This lesson is an active one in which students co-operate in order to put the best case they can against the New Deal. It is the first lesson on opposition to the New Deal, so it is important that they do genuinely work out their ideas afresh rather than relying on too much background knowledge. Instead of presenting students with ready-formed ideas, the lesson offers them a range of sources from which they have to make deductions and inferences before considering their significance and working out the clinching arguments.
- students make inferences from sources, written, visual and statistical, without support
- they have to consider the relative significance of each of the weaknesses in the New Deal they have uncovered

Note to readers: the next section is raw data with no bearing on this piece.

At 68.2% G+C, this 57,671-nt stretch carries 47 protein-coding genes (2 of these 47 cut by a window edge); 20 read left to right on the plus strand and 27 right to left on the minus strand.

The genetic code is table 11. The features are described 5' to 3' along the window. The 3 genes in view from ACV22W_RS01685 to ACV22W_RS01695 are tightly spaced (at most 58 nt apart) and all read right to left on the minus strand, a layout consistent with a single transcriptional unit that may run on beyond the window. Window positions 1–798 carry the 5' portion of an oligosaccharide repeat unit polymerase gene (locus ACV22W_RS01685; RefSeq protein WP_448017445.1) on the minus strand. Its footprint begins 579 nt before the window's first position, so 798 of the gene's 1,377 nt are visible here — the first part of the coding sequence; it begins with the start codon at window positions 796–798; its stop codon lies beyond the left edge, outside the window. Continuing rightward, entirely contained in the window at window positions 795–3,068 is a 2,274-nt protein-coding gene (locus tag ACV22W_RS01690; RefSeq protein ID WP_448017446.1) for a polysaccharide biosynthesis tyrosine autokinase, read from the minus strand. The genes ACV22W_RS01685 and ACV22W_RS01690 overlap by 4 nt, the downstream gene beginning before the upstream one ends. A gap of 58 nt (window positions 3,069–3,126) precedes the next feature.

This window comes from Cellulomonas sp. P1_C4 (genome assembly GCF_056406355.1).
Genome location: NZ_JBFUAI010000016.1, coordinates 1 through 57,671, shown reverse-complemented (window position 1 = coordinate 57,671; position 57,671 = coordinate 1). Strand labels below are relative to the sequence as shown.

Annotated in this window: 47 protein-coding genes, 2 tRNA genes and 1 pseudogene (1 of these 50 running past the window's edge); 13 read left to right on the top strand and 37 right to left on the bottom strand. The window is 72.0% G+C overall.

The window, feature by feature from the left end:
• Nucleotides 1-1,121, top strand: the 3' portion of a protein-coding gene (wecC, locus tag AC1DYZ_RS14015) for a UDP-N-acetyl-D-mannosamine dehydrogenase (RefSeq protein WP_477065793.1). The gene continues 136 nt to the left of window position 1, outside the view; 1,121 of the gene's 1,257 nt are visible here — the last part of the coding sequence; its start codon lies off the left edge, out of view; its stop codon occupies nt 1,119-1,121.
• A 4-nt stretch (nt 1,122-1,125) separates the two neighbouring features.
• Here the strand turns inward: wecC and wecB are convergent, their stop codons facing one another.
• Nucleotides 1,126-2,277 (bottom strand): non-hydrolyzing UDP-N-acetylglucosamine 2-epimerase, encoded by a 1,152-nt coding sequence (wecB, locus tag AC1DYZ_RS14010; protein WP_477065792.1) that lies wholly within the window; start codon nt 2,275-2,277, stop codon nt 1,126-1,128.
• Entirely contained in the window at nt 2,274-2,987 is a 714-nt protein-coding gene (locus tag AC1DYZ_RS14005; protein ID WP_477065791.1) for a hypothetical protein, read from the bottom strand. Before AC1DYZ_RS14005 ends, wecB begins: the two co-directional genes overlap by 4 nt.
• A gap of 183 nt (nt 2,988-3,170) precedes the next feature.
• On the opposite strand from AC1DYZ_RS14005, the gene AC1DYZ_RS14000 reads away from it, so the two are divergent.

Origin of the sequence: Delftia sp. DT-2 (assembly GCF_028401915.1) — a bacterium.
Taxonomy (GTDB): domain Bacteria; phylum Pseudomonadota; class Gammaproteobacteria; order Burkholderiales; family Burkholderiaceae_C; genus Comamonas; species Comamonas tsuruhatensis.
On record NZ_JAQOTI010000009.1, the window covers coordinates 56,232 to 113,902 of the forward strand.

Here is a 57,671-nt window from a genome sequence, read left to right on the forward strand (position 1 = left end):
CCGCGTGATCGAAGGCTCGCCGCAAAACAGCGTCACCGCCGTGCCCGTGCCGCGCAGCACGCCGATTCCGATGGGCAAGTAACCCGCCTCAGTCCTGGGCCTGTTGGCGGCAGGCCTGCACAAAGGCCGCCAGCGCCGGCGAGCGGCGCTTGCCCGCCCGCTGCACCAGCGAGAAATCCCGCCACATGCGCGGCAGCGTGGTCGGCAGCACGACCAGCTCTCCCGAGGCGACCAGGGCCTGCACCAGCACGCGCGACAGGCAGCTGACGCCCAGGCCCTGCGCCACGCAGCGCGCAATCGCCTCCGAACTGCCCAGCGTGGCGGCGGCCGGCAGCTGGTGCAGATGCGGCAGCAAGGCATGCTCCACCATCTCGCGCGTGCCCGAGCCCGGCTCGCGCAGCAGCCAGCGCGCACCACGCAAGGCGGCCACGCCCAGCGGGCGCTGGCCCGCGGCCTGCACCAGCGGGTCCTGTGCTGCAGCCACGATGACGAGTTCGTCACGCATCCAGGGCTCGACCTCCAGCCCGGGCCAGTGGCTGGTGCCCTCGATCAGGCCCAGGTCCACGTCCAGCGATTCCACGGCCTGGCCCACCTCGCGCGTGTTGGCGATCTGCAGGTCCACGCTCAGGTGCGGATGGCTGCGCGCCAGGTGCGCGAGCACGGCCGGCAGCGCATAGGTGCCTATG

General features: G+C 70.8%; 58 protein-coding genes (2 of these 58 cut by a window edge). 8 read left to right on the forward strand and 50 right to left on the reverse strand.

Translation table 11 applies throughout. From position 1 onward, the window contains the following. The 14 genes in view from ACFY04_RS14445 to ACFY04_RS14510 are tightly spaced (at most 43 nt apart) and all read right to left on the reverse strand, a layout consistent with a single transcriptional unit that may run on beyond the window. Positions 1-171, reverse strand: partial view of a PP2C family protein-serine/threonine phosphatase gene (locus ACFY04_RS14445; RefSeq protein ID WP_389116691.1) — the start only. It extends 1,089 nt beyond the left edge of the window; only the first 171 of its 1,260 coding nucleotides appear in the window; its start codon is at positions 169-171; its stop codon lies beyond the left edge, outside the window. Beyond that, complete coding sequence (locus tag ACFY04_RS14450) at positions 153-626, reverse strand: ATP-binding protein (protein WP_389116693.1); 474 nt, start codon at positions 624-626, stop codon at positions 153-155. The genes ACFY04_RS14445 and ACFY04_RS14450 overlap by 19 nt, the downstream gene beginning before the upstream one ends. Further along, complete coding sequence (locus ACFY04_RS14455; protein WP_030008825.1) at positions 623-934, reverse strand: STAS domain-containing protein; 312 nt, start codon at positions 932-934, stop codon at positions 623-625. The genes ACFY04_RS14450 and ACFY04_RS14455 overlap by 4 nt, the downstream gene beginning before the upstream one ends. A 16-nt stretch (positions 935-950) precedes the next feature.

- they co-operate to make a court room case against the New Deal, calling on witnesses to give evidence
Everyone knows the New Deal benefited the USA enormously, but can any of you think why it might have been criticised? Ask students to quickly consult in pairs to see if they can come up with a few provisional ideas in just 90 seconds.
Now explain that the lesson is going to be a court room scene. The